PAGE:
The recent launch of Apple's iBooks Author application stirred up excitement about the potential for next-generation digital textbooks, but a software licensing issue also raised concerns.
The iBooks Author app provides textbook authors with templates for creating multimedia e-books for tablets like the Apple iPad. Books created through iBooks Author will be available for sale on Apple's iBookstore site, and, given a stipulation of the software's end user license agreement, the books might only be available on that site.
The EULA clause in question states that any author who uses the iBooks Author software to create a textbook can only sell that book on iBookstore. Many potential users have balked at this; on her blog, computer science textbook author Liz Castro wrote, "If I create a book, I want to be able to sell it anywhere I want, not only through Apple."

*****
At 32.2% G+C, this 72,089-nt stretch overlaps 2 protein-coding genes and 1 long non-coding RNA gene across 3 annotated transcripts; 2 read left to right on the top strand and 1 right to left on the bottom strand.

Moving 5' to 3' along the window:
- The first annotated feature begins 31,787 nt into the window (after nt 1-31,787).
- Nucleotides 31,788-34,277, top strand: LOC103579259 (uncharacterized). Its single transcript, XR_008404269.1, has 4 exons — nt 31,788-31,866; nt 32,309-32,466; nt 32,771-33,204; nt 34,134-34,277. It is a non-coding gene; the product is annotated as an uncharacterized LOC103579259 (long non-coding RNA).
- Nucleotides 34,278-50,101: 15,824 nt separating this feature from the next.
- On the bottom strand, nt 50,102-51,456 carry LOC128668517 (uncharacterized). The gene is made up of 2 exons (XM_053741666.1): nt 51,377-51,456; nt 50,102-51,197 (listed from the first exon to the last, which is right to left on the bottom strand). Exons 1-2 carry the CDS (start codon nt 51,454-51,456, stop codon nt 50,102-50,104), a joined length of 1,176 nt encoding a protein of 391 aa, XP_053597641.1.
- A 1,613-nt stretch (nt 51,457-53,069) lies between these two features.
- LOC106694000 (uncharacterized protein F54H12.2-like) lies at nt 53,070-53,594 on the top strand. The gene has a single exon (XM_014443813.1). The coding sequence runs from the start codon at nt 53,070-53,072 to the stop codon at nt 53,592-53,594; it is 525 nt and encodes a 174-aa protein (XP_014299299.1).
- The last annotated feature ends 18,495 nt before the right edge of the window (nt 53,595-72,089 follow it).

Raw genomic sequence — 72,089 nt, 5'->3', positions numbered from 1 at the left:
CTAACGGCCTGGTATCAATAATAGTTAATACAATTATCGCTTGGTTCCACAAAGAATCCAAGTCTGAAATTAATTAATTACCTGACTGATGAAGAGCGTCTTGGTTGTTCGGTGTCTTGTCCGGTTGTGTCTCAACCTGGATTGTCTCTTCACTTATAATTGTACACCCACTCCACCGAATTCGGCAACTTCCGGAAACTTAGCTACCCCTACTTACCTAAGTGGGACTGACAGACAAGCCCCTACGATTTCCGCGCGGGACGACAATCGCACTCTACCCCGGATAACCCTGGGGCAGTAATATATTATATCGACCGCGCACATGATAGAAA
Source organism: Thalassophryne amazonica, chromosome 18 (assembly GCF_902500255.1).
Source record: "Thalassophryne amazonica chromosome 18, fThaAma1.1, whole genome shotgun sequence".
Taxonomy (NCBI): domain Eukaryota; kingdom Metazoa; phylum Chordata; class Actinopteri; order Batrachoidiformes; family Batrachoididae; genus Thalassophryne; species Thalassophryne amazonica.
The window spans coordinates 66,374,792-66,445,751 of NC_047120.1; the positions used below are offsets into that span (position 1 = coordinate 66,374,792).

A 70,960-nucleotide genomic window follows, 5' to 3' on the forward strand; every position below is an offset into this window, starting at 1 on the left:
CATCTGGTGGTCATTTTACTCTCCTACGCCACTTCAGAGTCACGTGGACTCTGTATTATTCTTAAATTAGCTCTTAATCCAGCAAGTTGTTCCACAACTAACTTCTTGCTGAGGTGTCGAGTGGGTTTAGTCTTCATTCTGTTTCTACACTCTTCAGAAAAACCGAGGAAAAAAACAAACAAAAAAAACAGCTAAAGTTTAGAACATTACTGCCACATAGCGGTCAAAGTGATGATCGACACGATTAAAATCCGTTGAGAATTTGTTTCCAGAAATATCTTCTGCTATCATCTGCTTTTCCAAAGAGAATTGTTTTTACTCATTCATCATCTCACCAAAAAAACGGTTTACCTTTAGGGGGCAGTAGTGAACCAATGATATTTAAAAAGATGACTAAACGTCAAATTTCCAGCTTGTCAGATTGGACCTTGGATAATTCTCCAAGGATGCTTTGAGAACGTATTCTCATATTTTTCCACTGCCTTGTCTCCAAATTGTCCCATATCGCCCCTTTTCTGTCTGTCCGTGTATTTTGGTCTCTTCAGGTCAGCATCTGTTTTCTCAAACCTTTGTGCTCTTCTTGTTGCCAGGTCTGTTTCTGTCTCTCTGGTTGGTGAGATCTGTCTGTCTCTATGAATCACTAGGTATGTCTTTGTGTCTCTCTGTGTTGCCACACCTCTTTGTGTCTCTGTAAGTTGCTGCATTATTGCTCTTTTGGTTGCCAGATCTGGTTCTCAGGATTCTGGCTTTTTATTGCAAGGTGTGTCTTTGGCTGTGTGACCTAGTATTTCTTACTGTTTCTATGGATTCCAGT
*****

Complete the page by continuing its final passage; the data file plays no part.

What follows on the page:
Authors such as Castro might be overreacting, intellectual property expert Evan Brown told Ars Technica. Brown said the EULA language is in keeping with industry standards.
"The notion of placing a 'condition' on the use of software is at the heart of software and content licensing," Brown said.
Apple's situation is instructive for other tech businesses, which might expect increasingly alert consumers to be paying more attention to EULAs and other software contract and licensing agreement components. Businesses will be well-advised to use a software license agreement template, to avoid the confusion and potential bad publicity that can follow from poorly worded agreements.